D'var

Pesach


Pesach and Beyond—Towards Shavuot


Hopefully, we have experienced sweet, beautiful and enjoyable seders with our friends and loved ones and through the days of Pesach this week, we have found much joy amid our matza.  This Monday and Tuesday, these last Festival days of Pesach, we gather in our newly formed freedom and together, leave the narrow places of Egypt (Mitzrayim), through the split sea.  During our celebrations of our s’darim (seders), we are encouraged to place ourselves in the story of the Exodus—to literally make it our own.  And now, even though there is not a seder at the end of Pesach, we continue in our telling—we place ourselves in the journey towards freedom and together we experience the miracle of the parting of the sea, as we walk on dry ground, between the waves.

Indeed, on these ending days of our Festival, our story is not over—in fact, it has barely begun.  In our traversing from slavery to freedom, we have taken an accounting of our physical selves—we have removed ourselves from hazard—from the lurking dangers of constant slavery—and now in this period of time between Pesach and Shavuot, we have an opportunity to concentrate on our spiritual selves—our thoughts, motivations, and character. In not eating chametz, it is not about inconvenience- - instead, we open ourselves up to new and other possibilities - we have new places inside of us that we have never before recognized - so we can reenter back into our lives with renewed freshness and verve.

At the same time, it’s not as if we don’t recognize our constant exile—but we can move beyond it, always seeking redemption, come what may. An illustration: one day the sultan of Egypt told Maimonides, his court  physician—”as I am a well man, I have not had the opportunity to test your medical skills.” Maimonides answered him—”the greatness of a doctor consists of preventing a patient from becoming ill, rather than in healing a person who is already ill.” May it too be for us - may we always look to God for help and guidance as we continue to protect our body and craft our soul as we walk everyday, from slavery to freedom.


One of the centerpieces of seder night is the eating of matzah, the unleavened bread. And while matzah reminds us of the haste in which the Israelites departed from the land of Egypt, it contains in it another compelling message. The evening of the Passover seder, we are required to eat not just any piece of matzah, but what is known as “guarded matzah.” (This matzah is often called shmurah matzah in North America, and it is special because, from the time the wheat is harvested in the field through baking, there is an additional measure of vigilance to be sure that at no point in the process does the wheat turn into leaven.) The reason that we eat this particular matzah is to call to mind the nature of the event described in Exodus 12:42: “That was for the Lord a night of vigil to bring them out of the Land of Egypt; that same night is the Lord’s, one of vigil for all the children of Israel throughout the ages.” When the Torah tells us that seder evening was “a night of vigil” (leyl shimurim) for both God and the children of Israel, what is the precise meaning of the term shimurim (watching or vigil), and how does it affect the way we understand the matzah?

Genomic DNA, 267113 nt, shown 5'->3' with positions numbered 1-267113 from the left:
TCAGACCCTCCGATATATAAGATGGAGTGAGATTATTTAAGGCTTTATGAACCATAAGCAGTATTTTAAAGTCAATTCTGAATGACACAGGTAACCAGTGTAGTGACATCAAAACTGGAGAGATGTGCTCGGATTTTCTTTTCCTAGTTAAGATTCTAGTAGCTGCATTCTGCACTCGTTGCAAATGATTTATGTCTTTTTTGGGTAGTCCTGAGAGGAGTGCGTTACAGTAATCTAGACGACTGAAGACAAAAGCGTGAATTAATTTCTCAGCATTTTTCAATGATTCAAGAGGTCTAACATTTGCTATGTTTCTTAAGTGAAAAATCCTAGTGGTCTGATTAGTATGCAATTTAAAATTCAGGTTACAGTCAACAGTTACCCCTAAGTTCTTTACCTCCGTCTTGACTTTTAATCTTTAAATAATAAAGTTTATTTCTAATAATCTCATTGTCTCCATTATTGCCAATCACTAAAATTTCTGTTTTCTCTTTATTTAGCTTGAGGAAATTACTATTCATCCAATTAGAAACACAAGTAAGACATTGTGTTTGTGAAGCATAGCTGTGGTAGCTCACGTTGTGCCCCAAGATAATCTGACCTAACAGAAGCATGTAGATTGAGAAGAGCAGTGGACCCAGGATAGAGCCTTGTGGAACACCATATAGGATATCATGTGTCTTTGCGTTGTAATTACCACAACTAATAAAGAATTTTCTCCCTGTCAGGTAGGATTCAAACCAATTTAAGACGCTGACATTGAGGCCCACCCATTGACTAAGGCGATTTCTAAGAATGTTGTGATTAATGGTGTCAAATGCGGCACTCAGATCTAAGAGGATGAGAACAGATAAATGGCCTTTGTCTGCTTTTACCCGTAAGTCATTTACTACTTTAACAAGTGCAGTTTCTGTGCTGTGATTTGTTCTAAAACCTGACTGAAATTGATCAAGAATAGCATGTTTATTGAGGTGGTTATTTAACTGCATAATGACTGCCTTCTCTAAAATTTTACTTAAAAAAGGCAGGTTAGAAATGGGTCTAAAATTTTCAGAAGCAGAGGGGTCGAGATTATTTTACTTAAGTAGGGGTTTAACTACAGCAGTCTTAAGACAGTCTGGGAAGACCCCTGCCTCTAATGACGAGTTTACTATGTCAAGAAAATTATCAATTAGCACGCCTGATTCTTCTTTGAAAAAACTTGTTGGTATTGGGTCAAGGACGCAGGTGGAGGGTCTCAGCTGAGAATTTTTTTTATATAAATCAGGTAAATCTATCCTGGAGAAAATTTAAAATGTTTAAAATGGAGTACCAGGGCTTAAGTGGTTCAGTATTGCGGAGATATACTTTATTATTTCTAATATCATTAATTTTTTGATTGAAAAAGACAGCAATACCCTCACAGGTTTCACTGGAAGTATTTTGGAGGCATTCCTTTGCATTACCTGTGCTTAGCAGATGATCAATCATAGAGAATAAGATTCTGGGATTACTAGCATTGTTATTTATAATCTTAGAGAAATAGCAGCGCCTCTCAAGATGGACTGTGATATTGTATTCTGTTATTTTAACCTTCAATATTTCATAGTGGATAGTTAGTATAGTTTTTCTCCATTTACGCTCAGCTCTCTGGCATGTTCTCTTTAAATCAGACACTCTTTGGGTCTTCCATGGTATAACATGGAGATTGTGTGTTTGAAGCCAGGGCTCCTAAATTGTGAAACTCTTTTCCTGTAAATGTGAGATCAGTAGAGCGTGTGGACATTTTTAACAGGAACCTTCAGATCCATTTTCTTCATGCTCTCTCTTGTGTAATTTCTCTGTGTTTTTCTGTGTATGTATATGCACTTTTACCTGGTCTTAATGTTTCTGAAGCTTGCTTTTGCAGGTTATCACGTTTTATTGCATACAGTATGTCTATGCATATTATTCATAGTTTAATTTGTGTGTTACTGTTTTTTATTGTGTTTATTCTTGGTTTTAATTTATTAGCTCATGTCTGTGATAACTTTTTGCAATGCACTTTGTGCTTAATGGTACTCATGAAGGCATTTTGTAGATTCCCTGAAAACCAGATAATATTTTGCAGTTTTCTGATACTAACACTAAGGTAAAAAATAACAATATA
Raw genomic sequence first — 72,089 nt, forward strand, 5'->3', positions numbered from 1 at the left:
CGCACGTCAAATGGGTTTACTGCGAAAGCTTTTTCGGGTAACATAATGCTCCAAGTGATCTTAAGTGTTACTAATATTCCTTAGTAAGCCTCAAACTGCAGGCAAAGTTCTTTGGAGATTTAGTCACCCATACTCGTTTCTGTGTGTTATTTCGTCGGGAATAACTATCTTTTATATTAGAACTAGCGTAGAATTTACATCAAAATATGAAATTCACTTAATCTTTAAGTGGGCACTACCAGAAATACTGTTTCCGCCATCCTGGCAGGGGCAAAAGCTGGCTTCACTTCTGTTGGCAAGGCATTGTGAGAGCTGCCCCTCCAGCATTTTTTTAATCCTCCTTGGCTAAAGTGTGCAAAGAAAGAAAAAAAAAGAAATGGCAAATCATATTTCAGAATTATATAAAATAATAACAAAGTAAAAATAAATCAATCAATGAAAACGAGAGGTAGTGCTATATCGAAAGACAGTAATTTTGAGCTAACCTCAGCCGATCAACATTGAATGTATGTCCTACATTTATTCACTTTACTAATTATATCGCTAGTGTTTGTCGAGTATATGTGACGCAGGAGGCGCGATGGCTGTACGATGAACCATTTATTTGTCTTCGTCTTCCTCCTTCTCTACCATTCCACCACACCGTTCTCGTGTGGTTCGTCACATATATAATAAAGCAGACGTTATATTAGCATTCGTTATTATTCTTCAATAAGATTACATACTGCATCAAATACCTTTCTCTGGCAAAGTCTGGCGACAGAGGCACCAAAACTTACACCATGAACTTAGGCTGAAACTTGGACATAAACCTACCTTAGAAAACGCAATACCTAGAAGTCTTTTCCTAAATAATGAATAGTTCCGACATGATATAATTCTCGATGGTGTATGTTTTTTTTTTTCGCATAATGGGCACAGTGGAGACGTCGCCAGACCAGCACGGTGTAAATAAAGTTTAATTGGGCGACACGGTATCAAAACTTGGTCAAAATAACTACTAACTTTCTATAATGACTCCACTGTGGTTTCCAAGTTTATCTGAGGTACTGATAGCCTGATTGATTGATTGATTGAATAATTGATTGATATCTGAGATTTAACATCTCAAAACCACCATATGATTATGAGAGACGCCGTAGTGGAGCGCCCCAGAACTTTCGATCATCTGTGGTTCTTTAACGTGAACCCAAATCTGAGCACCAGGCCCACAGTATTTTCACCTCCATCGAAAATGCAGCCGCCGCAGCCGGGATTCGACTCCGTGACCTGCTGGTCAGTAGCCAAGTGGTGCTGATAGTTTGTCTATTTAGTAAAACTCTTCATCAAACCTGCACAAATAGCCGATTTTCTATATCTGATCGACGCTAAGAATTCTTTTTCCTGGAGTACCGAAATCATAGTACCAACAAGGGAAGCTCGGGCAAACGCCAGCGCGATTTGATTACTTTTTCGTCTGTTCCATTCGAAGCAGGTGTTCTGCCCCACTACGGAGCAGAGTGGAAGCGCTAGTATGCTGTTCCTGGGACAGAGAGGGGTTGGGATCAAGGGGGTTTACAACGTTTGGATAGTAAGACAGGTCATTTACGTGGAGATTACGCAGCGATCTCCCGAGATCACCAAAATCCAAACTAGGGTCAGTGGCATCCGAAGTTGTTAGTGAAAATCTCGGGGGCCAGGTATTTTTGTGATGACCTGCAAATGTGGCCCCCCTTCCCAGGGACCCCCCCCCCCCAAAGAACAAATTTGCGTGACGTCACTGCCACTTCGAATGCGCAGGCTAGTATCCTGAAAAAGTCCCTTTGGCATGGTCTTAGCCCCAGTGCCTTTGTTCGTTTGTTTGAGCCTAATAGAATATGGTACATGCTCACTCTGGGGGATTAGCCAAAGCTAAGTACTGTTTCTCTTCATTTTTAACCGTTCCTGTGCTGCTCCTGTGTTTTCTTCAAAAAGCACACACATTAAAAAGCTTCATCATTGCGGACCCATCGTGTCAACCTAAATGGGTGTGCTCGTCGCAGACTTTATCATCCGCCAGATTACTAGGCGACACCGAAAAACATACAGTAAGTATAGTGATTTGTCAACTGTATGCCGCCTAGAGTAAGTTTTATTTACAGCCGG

While many commentators, including Abraham Ibn Ezra, believe that “a night of watching” refers to God’s act of vigilance in guarding the homes of the Israelites from the Angel of Death, Ramban offers us a very different perspective. Arguing that the expression is deeply connected to the act of the Israelites for all generations, Nahmanides contends that it is quintessentially “a night of watching” for the Israelites. He writes, “it means that the Israelites are to observe Pesah by worshipping God through the eating of the Passover-offering, the remembering of the miracles, and the recitation of praise and thanksgiving.” In other words, it is a night of observance for the Israelites. The Israelites are commanded to observe the Passover ritual in every generation. In this way, it becomes an evening that is devoted wholly to God. Plugging Ramban’s exegesis back into the text (Exod. 12:42) would lead us to read the opening of this verse in this fashion: “It is a night of observance dedicated to the Lord.”

Ramban’s reading compels us to both understand and eat the shmurah matzah in a different way. According to Ramban, this ritual is about sacredness; that is to say, directing our hearts and minds to God on this very special evening. The essential act of the night involves our celebration of God—an event that is timeless, spreading across all generations. Quite beautifully, Ramban links our past, present, and future in this annual commemoration of the Jewish journey toward freedom.
A Commentary by Rabbi Matthew Berkowitz, Director of Israel Programs, JTS

 

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